In Bankers Trust Co. v. Mallis, 435 U.S. 381, 98 S.Ct. 1117, 55 L.Ed.2d 357 (1978) (per curiam), the Supreme Court determined that the failure to comport with all procedural rules governing entry of judgments did not necessarily render a court of appeals without jurisdiction. The district court in that case issued a combined opinion and order dismissing the complaint, but failed to issue a separate document entering a final judgment as required by Federal Rule 58. The Supreme Court assumed without deciding that the requirements for an effective judgment set forth in the Federal Rules must be satisfied before an appeal could be brought under section 1291, equating section 1291's requirement of a "final decision," with a "judgment" under the Federal Rules. 98 S.Ct. at 1119 & n. 4. The Court concluded, however, that the sole purpose of Rule 58's separate document requirement was to clarify when the time for an appeal begins to run. Id. at 1120; see 28 U.S.C. Sec. 2107; Fed.R.App.P. 4(a). This purpose would not be furthered by a holding that appellate jurisdiction does not exist without a separate document entering judgment. 98 S.Ct. at 1120. Furthermore, the appellee never objected to the appeal; thus, the Court deemed that the parties had waived Rule 58's requirement. Id. at 1121.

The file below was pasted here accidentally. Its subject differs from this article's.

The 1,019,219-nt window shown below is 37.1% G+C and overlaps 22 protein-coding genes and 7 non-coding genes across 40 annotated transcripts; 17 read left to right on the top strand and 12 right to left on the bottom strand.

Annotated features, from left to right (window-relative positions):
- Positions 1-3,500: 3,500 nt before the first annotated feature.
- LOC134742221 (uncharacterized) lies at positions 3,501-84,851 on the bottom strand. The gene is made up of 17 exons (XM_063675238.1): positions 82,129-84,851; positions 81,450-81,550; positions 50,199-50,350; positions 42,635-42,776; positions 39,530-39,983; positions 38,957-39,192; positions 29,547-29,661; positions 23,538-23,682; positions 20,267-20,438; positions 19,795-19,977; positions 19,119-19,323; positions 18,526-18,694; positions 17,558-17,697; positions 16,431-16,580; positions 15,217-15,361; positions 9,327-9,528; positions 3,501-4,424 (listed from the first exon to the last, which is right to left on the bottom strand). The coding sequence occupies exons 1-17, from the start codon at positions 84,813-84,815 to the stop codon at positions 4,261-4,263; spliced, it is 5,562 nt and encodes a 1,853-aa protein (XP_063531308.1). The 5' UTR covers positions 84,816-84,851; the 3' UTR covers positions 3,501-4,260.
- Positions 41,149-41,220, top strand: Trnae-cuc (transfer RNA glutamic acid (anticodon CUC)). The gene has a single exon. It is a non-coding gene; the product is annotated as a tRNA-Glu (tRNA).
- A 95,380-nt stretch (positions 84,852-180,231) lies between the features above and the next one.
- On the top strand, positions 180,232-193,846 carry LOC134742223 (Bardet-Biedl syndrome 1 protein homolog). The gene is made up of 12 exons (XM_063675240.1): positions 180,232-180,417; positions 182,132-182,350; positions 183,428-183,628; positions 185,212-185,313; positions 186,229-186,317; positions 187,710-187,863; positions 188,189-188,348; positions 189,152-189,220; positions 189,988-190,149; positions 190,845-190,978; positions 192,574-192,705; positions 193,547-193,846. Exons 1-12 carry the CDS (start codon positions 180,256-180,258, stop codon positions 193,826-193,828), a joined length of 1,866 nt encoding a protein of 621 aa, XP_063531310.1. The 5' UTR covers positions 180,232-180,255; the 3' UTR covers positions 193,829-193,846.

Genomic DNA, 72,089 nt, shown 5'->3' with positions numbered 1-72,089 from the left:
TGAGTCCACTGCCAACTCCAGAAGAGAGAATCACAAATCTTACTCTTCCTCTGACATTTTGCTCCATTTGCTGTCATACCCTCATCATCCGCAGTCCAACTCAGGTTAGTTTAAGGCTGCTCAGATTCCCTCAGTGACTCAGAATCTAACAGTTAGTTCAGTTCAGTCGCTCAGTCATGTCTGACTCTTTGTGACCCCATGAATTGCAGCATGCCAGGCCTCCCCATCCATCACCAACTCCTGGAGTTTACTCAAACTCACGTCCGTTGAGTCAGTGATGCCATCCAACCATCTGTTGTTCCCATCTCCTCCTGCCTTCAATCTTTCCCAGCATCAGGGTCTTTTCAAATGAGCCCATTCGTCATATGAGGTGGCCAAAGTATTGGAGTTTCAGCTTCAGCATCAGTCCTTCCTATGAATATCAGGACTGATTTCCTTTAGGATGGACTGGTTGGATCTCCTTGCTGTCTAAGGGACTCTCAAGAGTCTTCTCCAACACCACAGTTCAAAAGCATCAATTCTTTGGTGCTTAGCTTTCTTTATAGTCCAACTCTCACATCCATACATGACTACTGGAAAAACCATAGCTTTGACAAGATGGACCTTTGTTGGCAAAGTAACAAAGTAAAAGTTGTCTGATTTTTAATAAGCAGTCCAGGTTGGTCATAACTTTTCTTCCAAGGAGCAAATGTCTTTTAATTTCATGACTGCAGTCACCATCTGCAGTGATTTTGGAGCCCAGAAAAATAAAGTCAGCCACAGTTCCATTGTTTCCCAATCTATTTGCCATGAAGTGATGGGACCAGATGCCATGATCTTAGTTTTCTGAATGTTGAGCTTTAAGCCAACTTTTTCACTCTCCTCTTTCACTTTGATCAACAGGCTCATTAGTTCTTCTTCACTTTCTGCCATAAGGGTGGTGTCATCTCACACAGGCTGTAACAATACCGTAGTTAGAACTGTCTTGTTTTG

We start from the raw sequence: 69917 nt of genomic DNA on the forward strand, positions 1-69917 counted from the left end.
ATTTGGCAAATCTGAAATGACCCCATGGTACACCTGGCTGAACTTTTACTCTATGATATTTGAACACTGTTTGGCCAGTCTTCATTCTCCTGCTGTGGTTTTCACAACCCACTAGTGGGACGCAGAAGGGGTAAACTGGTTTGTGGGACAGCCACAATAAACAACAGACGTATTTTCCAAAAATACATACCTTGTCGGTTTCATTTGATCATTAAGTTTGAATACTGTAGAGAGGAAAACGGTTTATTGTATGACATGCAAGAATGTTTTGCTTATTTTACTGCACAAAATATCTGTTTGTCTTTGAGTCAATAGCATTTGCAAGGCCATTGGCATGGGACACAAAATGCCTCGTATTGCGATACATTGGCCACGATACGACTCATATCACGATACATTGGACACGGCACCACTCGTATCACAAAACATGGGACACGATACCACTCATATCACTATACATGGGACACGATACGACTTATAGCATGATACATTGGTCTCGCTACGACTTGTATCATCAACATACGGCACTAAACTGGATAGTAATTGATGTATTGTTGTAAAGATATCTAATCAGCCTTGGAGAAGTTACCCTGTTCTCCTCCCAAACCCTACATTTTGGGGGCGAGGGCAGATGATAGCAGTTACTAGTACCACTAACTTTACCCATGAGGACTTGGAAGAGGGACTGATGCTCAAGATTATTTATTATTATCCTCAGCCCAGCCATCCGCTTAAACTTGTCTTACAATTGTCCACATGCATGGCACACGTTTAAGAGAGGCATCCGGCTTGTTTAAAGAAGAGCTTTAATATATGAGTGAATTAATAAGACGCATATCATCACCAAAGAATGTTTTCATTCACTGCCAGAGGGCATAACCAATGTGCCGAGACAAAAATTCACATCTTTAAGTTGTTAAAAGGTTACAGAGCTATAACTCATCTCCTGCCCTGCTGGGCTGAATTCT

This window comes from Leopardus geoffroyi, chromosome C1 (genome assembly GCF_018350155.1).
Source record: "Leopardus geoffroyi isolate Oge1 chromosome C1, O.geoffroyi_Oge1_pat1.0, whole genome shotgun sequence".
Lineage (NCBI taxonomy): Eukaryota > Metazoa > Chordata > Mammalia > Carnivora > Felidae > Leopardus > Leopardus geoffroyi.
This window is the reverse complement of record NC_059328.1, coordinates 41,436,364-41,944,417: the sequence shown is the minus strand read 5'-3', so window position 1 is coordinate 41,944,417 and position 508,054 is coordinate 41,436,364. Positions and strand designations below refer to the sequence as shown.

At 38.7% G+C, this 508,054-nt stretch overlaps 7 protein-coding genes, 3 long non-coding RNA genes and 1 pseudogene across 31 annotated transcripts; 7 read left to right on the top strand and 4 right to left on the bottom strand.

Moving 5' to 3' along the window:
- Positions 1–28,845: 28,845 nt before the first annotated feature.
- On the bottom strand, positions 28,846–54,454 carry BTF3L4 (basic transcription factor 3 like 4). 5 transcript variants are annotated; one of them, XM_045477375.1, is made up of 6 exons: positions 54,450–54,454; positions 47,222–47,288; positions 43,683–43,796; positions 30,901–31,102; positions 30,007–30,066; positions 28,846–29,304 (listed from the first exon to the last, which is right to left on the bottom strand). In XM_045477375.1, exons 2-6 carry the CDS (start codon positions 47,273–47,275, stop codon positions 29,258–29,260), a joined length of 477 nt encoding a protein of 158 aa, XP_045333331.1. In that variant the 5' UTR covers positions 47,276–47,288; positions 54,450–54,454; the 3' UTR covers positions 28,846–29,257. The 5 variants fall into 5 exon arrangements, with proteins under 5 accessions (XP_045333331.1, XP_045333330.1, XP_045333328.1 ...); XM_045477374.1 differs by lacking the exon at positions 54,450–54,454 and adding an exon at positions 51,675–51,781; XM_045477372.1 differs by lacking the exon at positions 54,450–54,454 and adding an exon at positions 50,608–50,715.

The Bankers Trust decision has been used on several occasions to sustain jurisdiction when there was no separate document entering judgment, provided that the district court clearly evidenced that it had entered its final decision. See, e.g., Diaz v. Schwerman Trucking Co., 709 F.2d 1371, 1372 n. 1 (11th Cir.1983); Hanson v. Town of Flower Mound, 679 F.2d 497, 500-02 (5th Cir.1982). Some courts have taken jurisdiction even when the appellee objected to the lack of a separate document entering judgment. See, e.g., International Brotherhood of Teamsters v. Western Pa. Motor Carriers Ass'n., 660 F.2d 76, 79-80 (3d Cir.1981) (court did not discuss fact that appellee sought to dismiss appeal on this basis); Leonhard v. United States, 633 F.2d 599, 611-12 (2d Cir.1980) (party who objected failed to show how entertaining appeal would be prejudicial), cert. denied, 451 U.S. 908, 101 S.Ct. 1975, 68 L.Ed.2d 295 (1981).